SECTION VI-2: Structure of Assembly Language

An assembly language program consists of, among other things, a series of lines of Assembly language instructions. An assembly language instruction consists of a mnemonic, optionally followed by one or two operands. The operands are the data items being manipulated, and the mnemonics are the commands to the CPU, telling it what to do with those items.

An assembly language program is a series of statements, or lines, which are either assembly language instructions such as ADDLW and MOVWF, or statements called directives. While instructions tell the CPU what to do. Directives, also called pseudo-instructions given directions to the assembler. The directive ORG tells the assembler to place the opcode at memory location 0 while END indicates the end of the source code to the assembler. One directive is for the start of the program and the other for the end of the program.

An assembly language instruction consists of four fields:

[ label ] mnemonic [ operands ] [ ;comment ]



Brackets indicate that a field is optional and not all lines have them. Brackets should not be typed in. Regarding the above format, the following points should be noted:

  •  The label field allows the program to refer to a line of code by name. The label field cannot exceed a certain number of characters.


  • The Assembly Language mnemonic (instruction) and operand fields together perform the real work of the program and accomplish the tasks for which the program was written. An Assembly Language such as: 






ADDLW and MOVLW are the mnemonics that produce opcodes; the "55H" and "67H" are the operands. Instead of a mnemonic and an operand, these two fields could contain assembler pseudo-instructions, or directives. Directives do not generate any machine code (opcode) and are used only by the assembler, as opposed to instructions that are translated into machine code (opcode) for the CPU to execute. The commands ORG (origin) and END are examples of directives.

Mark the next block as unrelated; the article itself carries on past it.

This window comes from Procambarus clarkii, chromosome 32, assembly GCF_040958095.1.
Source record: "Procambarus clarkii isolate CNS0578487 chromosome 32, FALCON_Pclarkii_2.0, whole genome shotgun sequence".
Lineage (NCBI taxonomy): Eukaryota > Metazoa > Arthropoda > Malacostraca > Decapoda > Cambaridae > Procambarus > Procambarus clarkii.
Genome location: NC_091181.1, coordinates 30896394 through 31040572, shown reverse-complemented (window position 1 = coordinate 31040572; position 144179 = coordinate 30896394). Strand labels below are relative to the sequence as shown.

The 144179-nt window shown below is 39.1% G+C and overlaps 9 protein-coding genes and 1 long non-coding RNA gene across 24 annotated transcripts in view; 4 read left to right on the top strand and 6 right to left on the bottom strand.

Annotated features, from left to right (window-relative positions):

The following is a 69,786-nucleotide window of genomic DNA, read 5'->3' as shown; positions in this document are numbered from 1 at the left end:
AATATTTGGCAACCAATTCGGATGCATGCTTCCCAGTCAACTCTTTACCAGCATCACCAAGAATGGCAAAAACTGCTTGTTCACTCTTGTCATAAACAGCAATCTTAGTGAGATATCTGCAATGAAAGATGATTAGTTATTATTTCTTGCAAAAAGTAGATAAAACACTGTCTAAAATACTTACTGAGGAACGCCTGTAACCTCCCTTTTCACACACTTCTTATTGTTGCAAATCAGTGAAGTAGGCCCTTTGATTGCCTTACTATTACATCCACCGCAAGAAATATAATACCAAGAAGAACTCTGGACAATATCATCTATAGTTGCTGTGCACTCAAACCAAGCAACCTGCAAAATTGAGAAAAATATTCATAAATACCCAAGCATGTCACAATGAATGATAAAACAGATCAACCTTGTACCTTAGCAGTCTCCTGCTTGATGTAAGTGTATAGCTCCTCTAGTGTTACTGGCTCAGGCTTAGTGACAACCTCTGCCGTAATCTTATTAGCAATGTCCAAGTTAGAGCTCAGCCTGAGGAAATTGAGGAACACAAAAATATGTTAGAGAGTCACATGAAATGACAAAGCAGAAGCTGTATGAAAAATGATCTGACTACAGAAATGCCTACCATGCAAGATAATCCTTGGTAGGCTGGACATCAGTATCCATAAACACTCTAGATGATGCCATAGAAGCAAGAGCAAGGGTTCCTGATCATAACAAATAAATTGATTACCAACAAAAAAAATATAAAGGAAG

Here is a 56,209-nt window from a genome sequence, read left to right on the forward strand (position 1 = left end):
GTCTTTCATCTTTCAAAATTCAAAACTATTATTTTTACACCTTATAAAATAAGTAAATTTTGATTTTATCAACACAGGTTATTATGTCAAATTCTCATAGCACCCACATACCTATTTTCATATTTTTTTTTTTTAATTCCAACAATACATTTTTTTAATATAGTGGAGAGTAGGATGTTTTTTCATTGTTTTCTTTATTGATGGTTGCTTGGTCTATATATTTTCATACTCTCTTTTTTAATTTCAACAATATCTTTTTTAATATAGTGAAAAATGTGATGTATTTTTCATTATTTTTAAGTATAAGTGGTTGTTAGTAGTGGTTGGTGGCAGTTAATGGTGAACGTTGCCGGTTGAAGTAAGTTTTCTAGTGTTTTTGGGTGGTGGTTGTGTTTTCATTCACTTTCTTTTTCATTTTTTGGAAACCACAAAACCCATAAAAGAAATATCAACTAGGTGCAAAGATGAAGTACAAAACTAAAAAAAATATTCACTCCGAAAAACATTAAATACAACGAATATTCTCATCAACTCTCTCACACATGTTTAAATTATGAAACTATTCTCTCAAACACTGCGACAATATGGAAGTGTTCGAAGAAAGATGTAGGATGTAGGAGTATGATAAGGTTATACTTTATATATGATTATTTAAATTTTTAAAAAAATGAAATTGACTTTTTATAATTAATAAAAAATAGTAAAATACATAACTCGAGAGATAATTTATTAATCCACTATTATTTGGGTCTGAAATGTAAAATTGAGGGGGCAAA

• The comment field begins with a semicolon comment indicator " ; " . Comments may be at the end of a line or on a line by themselves. The assembler ignores comments, but they are indispensable to programmers. Comments are optional.. They be used to describe the program in a way that makes it easier for someone else to read and understand.


  • The label "HERE" in the label field in below program. In the GOTO the PIC is told to stay in this loop indefinitely. If your system has a monitor program you do not need this line and it should be deleted from your program.


;PIC Assembly Language Program To Add Some Data.
;Store SUM in fileReg location 10H.
SUM EQU 10H ;RAM location 10H for SUM
ORG 0H ;start at address 0
ADDLW 0x34 ;add 34H to WREG
ADDLW 11H ;add 11H to WREG
ADDLW D'18' ;W = W + 12H = 7CH
ADDLW 1CH W = W + 1CH = 98H
ADDLW B'00000110' W = W + 6 = 9EH
MOVWF SUM ;Save the SUM in location 10H
HERE GOTO HERE Say here forever
END ;end of asm source file













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